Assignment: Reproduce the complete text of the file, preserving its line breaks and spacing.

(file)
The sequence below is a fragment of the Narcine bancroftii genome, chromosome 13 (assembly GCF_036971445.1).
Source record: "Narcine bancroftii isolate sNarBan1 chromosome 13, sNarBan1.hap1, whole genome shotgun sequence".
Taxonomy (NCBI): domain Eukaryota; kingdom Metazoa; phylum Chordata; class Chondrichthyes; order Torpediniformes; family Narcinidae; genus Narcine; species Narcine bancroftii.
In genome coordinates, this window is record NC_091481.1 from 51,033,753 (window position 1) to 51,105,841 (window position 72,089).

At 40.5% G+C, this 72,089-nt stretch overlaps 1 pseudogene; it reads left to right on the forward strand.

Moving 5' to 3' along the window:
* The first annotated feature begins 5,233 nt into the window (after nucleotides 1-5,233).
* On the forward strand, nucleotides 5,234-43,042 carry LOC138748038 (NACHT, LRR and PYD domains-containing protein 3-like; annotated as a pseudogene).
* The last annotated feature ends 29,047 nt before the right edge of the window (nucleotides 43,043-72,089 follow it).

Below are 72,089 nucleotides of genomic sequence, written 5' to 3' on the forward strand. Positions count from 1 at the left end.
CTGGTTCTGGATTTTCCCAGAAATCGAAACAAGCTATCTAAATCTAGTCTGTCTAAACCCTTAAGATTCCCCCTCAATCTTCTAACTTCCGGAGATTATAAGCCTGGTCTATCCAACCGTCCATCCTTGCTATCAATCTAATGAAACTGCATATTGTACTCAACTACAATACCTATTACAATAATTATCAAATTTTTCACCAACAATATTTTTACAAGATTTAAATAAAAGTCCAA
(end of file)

The sequence below is a fragment of the Narcine bancroftii genome, chromosome 13 (assembly GCF_036971445.1).
Source record: "Narcine bancroftii isolate sNarBan1 chromosome 13, sNarBan1.hap1, whole genome shotgun sequence".
Taxonomy (NCBI): domain Eukaryota; kingdom Metazoa; phylum Chordata; class Chondrichthyes; order Torpediniformes; family Narcinidae; genus Narcine; species Narcine bancroftii.
In genome coordinates, this window is record NC_091481.1 from 51,033,753 (window position 1) to 51,105,841 (window position 72,089).

At 40.5% G+C, this 72,089-nt stretch overlaps 1 pseudogene; it reads left to right on the forward strand.

Moving 5' to 3' along the window:
* The first annotated feature begins 5,233 nt into the window (after nucleotides 1-5,233).
* On the forward strand, nucleotides 5,234-43,042 carry LOC138748038 (NACHT, LRR and PYD domains-containing protein 3-like; annotated as a pseudogene).
* The last annotated feature ends 29,047 nt before the right edge of the window (nucleotides 43,043-72,089 follow it).

Below are 72,089 nucleotides of genomic sequence, written 5' to 3' on the forward strand. Positions count from 1 at the left end.
CTGGTTCTGGATTTTCCCAGAAATCGAAACAAGCTATCTAAATCTAGTCTGTCTAAACCCTTAAGATTCCCCCTCAATCTTCTAACTTCCGGAGATTATAAGCCTGGTCTATCCAACCGTCCATCCTTGCTATCAATCTAATGAAACTGCATATTGTACTCAACTACAATACCTATTACAATAATTATCAAATTTTTCACCAACAATATTTTTACAAGATTTAAATAAAAGTCCAA